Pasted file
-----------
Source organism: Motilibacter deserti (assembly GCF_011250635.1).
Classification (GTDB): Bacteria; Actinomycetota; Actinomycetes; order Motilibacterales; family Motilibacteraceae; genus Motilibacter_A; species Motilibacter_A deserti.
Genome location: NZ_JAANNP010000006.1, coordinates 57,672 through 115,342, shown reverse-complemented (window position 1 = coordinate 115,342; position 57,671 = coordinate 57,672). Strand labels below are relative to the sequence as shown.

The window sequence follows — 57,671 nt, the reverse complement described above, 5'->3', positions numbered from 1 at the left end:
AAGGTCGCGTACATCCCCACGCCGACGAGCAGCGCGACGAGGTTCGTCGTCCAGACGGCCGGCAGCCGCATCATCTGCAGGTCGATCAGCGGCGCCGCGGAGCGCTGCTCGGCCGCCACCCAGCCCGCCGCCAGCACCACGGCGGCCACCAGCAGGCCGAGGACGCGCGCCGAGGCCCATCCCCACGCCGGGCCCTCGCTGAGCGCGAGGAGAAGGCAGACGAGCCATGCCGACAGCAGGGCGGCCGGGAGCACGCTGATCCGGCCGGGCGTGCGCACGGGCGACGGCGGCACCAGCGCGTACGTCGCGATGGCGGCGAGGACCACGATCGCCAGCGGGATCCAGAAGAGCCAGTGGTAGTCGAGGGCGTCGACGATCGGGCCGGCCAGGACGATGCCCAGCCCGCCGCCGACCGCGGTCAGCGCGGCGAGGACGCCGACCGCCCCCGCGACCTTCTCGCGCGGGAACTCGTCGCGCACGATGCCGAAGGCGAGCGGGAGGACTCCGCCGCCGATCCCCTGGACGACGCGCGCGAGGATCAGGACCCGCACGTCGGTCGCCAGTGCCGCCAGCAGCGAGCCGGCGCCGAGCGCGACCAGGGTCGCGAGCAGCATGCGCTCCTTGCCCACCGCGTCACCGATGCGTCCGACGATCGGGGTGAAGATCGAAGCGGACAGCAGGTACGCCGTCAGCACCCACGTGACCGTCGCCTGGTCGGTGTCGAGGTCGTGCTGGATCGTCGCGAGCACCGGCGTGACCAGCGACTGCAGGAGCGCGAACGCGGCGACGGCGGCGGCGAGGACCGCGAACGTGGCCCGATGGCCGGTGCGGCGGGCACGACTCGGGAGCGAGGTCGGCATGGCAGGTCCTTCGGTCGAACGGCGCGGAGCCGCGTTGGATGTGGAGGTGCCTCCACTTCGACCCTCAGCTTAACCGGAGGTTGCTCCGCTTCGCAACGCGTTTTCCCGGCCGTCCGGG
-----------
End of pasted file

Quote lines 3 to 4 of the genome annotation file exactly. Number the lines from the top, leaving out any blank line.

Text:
Genome location: NZ_JAANNP010000006.1, coordinates 57,672 through 115,342, shown reverse-complemented (window position 1 = coordinate 115,342; position 57,671 = coordinate 57,672). Strand labels below are relative to the sequence as shown.

The window sequence follows — 57,671 nt, the reverse complement described above, 5'->3', positions numbered from 1 at the left end: